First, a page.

One of my favorite things about living in Australia was getting really inside the culture. Living there, even if only for six months, gives you in beyond the tourist view. Many of my blog posts from that time talked more about the subtle differences I noticed than a piecemeal “this is what I did this week” kind of thing. So while this trip hasn’t allowed me to immerse in the same way, I’ve tried to pay attention beyond the tourist attractions, and here’s some quick highlights of things I’ve noticed over the past weeks:
Spain runs on a very specific timetable. Each day, the shops close down about 3 pm and don’t reopen until 5 or 6 – they take their siesta seriously. Most of the restaurants don’t open up again until at least 7 (except McDonald’s or something, and in land of tapas and tinto de verano you know I’m not bothering with that junk). Locals eat dinner around 10-11pm, and none of the nightlife even begins to start until after midnight. My friends who’ve spent time in Spain before had warned me of this, but somehow, I was still unprepared for it.
On a related note, Europe has daylight for about 19 hours of the day. My internal clock has been destroyed by this. It stays light until about 11 at night, so each night it gets dark and then all of a sudden its midnight.I like it staying light later but the flip side is I have no concept of what time it is based on daylight. What gets to me more is that the sun is fully up (in England, at least) by 4:30 in the morning. How do I know, you ask? I went to a ball at the University of Leeds with a friend, and we walked home in the sunrise.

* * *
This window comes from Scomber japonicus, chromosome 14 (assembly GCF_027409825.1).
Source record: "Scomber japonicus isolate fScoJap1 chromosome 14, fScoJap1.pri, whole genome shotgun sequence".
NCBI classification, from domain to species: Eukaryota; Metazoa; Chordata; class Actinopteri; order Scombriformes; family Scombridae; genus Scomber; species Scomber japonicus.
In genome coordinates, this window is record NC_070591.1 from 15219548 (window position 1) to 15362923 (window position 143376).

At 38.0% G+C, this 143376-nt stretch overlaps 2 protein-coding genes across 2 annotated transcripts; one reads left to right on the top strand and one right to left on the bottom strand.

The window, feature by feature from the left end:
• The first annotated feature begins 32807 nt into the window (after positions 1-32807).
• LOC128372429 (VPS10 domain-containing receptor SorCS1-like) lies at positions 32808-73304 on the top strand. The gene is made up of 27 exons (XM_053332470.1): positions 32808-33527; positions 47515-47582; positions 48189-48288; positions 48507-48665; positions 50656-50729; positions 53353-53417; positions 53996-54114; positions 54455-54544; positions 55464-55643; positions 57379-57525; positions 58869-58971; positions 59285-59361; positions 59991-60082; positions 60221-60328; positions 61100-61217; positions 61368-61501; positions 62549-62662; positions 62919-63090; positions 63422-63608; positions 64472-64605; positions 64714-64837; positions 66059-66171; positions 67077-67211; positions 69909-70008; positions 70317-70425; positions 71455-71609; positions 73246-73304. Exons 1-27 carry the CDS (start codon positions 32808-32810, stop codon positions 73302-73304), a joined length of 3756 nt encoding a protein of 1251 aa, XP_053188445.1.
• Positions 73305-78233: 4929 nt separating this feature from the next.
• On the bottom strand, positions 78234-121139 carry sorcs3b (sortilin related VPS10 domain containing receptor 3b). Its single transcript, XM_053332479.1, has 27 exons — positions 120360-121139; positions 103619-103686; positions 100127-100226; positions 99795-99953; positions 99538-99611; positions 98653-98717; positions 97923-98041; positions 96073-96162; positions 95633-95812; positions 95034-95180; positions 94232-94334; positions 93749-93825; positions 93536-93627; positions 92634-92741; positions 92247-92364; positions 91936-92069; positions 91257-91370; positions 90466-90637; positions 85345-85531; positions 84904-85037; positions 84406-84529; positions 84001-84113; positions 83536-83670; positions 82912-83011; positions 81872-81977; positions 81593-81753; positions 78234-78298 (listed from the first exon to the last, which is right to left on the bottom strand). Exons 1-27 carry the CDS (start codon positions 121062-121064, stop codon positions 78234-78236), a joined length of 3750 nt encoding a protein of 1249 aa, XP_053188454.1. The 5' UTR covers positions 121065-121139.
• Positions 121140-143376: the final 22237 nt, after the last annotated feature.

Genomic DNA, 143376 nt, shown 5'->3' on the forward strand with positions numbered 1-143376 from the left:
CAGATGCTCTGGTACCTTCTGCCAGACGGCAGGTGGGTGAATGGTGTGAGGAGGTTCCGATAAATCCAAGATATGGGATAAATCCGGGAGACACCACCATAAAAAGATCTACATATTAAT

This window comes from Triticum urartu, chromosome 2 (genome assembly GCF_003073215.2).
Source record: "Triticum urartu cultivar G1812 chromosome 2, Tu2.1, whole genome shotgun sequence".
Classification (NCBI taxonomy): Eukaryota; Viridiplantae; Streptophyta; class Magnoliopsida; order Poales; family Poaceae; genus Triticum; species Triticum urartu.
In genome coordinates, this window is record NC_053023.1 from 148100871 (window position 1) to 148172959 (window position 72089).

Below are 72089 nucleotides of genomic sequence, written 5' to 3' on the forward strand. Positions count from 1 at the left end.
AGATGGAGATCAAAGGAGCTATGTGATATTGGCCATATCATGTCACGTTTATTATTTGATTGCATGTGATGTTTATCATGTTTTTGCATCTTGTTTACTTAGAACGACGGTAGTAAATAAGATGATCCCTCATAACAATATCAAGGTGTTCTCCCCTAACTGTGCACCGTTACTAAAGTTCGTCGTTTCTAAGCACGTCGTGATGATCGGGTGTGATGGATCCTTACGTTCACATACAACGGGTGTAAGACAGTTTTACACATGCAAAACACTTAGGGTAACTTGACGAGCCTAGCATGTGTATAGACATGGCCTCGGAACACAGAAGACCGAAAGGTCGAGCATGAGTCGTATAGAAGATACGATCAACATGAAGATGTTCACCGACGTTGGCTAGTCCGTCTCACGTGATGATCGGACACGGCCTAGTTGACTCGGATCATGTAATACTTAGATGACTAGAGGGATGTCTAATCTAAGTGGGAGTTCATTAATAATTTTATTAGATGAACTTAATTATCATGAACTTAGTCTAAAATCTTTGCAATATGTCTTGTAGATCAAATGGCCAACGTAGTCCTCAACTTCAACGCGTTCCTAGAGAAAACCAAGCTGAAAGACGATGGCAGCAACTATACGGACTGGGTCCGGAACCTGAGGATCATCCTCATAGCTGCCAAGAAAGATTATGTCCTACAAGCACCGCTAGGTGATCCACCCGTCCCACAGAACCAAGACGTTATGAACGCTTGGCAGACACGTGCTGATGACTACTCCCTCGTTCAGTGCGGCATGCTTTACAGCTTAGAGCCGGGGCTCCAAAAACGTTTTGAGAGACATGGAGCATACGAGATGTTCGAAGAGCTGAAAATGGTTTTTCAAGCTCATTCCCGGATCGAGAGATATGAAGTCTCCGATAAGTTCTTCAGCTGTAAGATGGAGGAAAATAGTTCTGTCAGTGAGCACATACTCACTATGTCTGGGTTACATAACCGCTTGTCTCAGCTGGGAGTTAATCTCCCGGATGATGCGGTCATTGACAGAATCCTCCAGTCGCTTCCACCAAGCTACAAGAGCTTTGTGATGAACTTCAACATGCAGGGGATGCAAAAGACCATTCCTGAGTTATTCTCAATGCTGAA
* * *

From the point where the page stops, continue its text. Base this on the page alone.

The ball was, as they say, a hoot. Whatever you’re picturing, it wasn’t that. It’s kind of like the state fair meets outdoor concerts (3 tents worth, going on simultaneously) meets prom (the college edition). Now add 6000 college students who just finished 6 weeks of studying for exams (they’re super intense about studying – or in their words, revising – over here) and alcohol, junk food, and energy drinks, and you may have it. So everyone is all dressed up, excited to begin the summer and celebrate being done with exams. We take buses to get out there, and once you enter you’re fenced in an can’t come and go. I had a lot of fun – went with a good friend whom I had met in Sydney, and his friends were great about including me in their group.
Another interesting thing about Great Britain and its inhabitants is their habits about walking on the sidewalk. Now before you laugh at me, hear me out. In nearly every other country I’ve visited, people walk on the right side of the sidewalk when passing people coming in the other direction, just like you would on the road. In Australia & New Zealand, however, its the opposite. Without fail, locals walk on the left side of the sidewalk, just like they drive. So my assumption upon arriving in London was that it would be the same here: drive on the left, walk on the left. But not so much: people just pass on either side. It doesn’t seem to matter. I’ve even asked a couple British friends about it, and all three of them had never noticed one way or the other before I asked. It’s not a big deal, just something funny I picked up on.
Hollywood movies are a little different here too. There are suble differences in the names: our “Fast Five” is “The Fast and the Furious Five.” The marketing campaign has a different focus as well: the three main characters pointing guns in various directions, without any sign of cars in the posters. Both the guns and the cars are bigs parts of the film, but the plot (even more so it’s larger series) is built around cars.
That’s just a few of my observations, I’m sure I’ll have more as I think about it. After a few more days in Ireland, I’m headed to Paris and back into a land of not speaking the language, so I know there will be more comical situations as I explore.